Psychology, Society, Work

Unrealistic Expectations

Clock watcher

Clock watcher (Photo credit: Craig A Rodway)

It was once accepted that the average working day was nine-to-five, now it’s about eight-to-five, five-thirty at most.  Most people accept that everyone works generally those same hours but there seems to be an increasing expectation, perhaps perpetuated by supermarkets that are open either twenty-four hours or until late, that companies should work round the customers’ work hours.

You might expect a company to provide an emergency service, plumbing or electrics for example, but I’ve heard of people who were waiting for a visit for something non-urgent actually saying “well it’s ok, he can still come out at six or seven o’clock” – oh, can he?  Like the person carrying out the visit doesn’t have a home life to go to when his actual working day finishes.  The same goes for people who work during the day who often won’t actually ask “do you do evenings?” but just say “you’ll have to come out after six o’clock because I work.”  This just takes the old idea of “the customer is always right” to new levels as people behave increasingly selfishly, with little consideration to other people’s lives.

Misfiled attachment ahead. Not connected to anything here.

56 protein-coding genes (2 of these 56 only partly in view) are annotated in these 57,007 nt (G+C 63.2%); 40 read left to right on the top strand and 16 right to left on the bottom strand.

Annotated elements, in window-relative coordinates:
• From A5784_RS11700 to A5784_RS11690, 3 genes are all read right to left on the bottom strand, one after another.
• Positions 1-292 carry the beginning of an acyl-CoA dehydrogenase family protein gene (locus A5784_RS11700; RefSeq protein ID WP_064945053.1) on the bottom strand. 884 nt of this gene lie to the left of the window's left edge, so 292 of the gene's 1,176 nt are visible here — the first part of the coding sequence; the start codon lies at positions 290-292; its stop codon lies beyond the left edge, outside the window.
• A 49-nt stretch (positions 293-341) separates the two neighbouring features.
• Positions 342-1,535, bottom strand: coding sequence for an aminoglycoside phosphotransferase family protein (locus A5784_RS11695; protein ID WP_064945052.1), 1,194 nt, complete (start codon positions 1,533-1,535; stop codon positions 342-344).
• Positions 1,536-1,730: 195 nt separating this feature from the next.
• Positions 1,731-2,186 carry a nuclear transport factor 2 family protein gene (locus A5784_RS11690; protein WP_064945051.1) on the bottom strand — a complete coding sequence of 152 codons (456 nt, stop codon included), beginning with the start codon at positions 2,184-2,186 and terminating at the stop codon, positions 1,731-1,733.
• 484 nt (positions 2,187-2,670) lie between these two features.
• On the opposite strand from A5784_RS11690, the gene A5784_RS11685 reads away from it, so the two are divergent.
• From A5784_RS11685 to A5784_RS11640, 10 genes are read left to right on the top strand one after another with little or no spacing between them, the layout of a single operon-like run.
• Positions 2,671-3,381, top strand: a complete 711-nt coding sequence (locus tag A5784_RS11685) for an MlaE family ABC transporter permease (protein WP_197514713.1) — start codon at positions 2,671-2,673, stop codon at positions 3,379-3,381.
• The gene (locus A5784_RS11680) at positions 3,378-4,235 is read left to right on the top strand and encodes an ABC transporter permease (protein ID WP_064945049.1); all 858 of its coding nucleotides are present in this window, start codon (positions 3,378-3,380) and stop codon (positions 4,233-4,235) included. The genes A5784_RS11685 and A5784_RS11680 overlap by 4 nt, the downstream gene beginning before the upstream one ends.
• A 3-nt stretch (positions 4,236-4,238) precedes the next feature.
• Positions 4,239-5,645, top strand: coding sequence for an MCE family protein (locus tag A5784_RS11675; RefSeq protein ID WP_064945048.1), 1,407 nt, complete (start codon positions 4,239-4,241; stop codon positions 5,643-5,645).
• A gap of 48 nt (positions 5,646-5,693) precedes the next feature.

If I need to have some work done then I arrange to have a day off, so the work can be done in normal hours, unless it’s really an emergency.  If it’s non-urgent and I have no holidays left then it can wait.